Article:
The Collegian
Wednesday, February 28, 2024

Music Mondays: "Downhill Lullaby" by Sky Ferreira single review

<p><em>Graphic by YounHee Oh</em></p>

Graphic by YounHee Oh

Sky Ferreira is finally back to making (and releasing!) music after a six year gap between her debut album, “Night Time, My Time,” and her new 2019 single, “Downhill Lullaby.” And her new brand of gothic, orchestral balladry sounds nothing like most of the hooky, electropop found on “Night Time.”

Six years is plenty of time to reinvent yourself, or to second-guess yourself. Her sophomore record, “Masochism,” was announced back in 2015 and promised to drop in the summer of 2016, but nothing came. She appeared in a few films and stayed fairly active on social media, but she was also often harassed by angry fans asking, “Where’s the album, Sky?” 

I listened to “Night Time” back in 2013, but back then my sensibilities were such that I was mostly turned off by the moody, naked picture of her on the cover. I only appreciated her music later on, especially the song which first saw her rise to pop stardom, “Everything Is Embarrassing.” That track’s iciness in both lyrical content and production is a quality that she still hasn’t quite recreated in the same way since, and with “Downhill Lullaby,” she sounds more Nick Cave than she does Lorde.

“Downhill Lullaby” interpolates The Verve’s “Bittersweet Symphony,” using those familiar strings to ascend against a muddy bassline and patient rhythm section. She’s snarling in a way she hasn’t really before too, laying waste to an abusive relationship that she wishes she’d never gotten caught into.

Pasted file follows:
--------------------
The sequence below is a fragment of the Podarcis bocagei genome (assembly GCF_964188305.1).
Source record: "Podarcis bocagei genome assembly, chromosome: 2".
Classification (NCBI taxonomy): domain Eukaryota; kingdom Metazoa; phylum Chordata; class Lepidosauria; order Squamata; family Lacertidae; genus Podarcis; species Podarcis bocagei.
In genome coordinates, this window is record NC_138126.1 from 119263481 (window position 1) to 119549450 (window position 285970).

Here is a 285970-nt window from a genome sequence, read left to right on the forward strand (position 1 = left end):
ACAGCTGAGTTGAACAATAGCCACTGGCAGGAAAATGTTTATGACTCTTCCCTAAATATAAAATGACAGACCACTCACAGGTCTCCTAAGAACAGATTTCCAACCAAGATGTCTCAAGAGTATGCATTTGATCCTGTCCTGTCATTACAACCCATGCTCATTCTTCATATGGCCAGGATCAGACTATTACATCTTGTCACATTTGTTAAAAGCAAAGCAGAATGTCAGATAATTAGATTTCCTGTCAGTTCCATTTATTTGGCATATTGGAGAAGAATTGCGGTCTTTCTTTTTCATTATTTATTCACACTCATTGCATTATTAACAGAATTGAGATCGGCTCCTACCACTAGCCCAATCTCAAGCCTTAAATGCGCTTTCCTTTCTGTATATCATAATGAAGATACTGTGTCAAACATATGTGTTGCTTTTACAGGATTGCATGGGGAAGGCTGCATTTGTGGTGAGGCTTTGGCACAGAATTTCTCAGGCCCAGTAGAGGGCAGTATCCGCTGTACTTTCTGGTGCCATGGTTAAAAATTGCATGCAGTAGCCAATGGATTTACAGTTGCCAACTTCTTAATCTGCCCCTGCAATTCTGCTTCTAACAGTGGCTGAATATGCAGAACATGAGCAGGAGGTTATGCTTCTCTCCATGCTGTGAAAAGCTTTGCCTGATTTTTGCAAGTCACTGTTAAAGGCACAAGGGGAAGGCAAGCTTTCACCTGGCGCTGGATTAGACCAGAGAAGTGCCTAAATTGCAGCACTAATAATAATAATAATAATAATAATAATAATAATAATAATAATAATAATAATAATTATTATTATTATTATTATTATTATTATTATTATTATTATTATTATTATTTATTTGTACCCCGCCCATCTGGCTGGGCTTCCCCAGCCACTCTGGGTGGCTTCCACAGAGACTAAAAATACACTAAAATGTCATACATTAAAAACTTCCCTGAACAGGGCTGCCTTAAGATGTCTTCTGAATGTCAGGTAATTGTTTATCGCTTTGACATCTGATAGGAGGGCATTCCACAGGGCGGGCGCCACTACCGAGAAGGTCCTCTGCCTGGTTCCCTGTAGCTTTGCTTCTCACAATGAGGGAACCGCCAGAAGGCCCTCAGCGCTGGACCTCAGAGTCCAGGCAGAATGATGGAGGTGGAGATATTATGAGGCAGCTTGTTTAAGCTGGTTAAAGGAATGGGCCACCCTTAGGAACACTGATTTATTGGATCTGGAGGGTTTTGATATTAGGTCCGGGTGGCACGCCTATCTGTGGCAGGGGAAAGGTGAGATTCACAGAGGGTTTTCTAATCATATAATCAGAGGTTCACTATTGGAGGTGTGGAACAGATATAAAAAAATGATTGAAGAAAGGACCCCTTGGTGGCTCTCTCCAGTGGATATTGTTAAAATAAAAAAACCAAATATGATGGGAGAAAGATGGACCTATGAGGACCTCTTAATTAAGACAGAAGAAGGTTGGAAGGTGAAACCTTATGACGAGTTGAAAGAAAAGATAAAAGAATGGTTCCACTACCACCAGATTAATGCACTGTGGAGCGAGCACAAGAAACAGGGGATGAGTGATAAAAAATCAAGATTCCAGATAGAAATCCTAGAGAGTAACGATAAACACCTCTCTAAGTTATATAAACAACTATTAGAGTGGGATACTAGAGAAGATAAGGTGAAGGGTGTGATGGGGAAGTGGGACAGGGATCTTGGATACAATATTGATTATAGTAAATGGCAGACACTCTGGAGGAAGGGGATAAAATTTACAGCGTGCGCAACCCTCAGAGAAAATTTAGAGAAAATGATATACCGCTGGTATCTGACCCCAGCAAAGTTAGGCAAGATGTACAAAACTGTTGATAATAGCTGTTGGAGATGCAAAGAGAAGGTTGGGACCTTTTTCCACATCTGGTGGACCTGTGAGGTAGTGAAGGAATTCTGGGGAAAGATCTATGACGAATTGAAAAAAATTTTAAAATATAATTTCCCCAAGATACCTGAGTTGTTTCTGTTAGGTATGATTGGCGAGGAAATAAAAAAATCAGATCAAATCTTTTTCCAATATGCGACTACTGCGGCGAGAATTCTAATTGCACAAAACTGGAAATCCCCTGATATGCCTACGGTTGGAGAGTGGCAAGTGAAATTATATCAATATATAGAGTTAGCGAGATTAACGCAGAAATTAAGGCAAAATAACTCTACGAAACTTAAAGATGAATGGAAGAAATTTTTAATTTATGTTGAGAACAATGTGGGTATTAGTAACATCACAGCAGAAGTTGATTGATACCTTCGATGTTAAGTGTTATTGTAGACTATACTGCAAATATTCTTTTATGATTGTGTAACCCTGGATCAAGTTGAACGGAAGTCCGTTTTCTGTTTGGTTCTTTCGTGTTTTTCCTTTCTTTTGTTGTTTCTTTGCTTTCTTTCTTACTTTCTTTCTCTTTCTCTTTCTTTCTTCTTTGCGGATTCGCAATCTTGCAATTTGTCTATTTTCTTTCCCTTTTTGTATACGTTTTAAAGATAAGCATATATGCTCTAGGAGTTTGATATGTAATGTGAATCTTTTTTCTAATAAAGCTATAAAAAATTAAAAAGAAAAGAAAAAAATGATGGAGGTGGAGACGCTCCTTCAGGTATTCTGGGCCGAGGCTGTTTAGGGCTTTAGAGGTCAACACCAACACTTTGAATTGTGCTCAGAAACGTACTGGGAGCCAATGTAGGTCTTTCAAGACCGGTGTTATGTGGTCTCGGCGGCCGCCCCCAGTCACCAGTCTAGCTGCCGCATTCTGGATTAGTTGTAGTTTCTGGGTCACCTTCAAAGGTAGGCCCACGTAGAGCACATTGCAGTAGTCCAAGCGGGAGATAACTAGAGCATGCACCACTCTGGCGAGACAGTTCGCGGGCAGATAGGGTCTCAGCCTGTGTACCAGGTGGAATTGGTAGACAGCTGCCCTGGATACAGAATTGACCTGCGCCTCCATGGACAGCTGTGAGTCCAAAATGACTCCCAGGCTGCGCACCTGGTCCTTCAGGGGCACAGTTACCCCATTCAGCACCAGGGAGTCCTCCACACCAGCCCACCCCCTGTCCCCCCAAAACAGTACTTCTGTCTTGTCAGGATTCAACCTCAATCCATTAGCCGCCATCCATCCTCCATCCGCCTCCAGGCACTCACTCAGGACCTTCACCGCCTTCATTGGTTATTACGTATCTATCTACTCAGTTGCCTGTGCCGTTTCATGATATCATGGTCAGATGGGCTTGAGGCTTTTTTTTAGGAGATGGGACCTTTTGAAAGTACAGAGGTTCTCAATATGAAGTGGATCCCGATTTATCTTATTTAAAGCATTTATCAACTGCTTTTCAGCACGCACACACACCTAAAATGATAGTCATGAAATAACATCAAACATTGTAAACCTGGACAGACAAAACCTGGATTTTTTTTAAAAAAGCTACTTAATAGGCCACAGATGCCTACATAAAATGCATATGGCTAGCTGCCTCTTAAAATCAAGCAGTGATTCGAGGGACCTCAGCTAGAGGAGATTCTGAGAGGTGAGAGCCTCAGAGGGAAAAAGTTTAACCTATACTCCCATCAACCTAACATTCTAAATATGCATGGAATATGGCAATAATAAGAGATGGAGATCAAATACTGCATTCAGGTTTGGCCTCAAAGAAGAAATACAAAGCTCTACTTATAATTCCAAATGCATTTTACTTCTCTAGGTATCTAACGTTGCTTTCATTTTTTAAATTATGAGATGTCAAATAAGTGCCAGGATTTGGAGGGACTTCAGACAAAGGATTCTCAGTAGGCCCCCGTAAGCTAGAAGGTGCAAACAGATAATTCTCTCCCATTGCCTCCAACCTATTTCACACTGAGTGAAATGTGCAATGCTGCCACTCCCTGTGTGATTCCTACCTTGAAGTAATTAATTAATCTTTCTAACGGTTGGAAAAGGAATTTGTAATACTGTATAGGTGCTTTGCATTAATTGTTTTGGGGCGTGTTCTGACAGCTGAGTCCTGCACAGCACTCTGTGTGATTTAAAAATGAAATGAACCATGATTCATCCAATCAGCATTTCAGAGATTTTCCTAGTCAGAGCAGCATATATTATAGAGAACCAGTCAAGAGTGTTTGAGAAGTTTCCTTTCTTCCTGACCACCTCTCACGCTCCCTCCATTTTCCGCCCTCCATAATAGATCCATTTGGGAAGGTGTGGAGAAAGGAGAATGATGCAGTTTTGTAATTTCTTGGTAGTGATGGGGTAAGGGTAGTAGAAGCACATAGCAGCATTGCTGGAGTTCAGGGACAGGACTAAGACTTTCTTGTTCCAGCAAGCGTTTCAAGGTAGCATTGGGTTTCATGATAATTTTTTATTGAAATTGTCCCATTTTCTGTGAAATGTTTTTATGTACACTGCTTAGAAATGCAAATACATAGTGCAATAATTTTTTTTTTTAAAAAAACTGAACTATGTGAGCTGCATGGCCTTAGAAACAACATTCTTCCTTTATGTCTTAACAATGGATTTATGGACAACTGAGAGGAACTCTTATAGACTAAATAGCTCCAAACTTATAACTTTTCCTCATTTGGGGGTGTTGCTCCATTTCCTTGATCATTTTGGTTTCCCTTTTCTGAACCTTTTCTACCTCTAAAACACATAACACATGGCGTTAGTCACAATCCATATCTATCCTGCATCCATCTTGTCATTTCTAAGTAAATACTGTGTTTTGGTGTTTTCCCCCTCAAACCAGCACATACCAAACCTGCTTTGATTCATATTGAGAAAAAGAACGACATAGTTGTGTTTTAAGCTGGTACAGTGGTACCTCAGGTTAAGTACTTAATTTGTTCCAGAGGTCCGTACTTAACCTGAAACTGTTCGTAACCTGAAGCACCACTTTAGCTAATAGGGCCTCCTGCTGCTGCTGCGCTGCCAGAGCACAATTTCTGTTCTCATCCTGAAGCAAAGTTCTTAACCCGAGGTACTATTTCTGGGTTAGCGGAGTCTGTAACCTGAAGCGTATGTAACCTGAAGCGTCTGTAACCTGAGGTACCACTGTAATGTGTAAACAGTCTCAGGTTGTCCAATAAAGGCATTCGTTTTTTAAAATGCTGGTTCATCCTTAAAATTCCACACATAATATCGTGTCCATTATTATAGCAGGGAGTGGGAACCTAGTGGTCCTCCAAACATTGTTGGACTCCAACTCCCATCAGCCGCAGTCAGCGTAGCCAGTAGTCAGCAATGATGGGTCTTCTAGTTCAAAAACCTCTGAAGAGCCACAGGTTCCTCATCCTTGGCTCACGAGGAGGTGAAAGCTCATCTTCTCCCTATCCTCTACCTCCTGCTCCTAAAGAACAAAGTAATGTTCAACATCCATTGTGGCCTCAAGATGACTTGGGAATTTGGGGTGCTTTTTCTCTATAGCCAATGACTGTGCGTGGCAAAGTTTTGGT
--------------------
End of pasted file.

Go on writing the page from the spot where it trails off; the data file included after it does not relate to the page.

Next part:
She sings on the second verse, “I took the bludgeoned affection / Come and teach me a lesson / All the things of a good time,” almost daring some past love to try her again. The way she sings about them taking advantage of her is brutal and uncomfortable, almost glorifying the highs, “The gag and the blind, the perfecting of the rush / Yeah, I walked with the fire.”

This isn’t exactly fit for radio, and might not be likely to hop on a Spotify-curated playlist either. The lyrics will make you squirm a little even as those strings and her typical maximalist, layered production suck you in. On “Downhill Lullaby,” Ferreira shows the pain and allure of indulgent self-destruction.

She’s always found these types of paradoxes in her music. The magic of “Everything Is Embarrassing” was how she blended debilitating self-consciousness with a hypnotic and dance-able beat, plus a melody that would run in your head as often as your most recent awkward greeting.

“Lullaby” inhabits a darker, more mature space, but that tension between chaos and self- control is still fundamentally there. But this time, she’s leaning into that chaos and creating beauty to spite it.

'Music Mondays' is a weekly column run in conjunction with the University of Richmond radio, WDCE.

Contact contributor Conner Evans at Evans serves as the music director for WDCE, the University of Richmond radio. 

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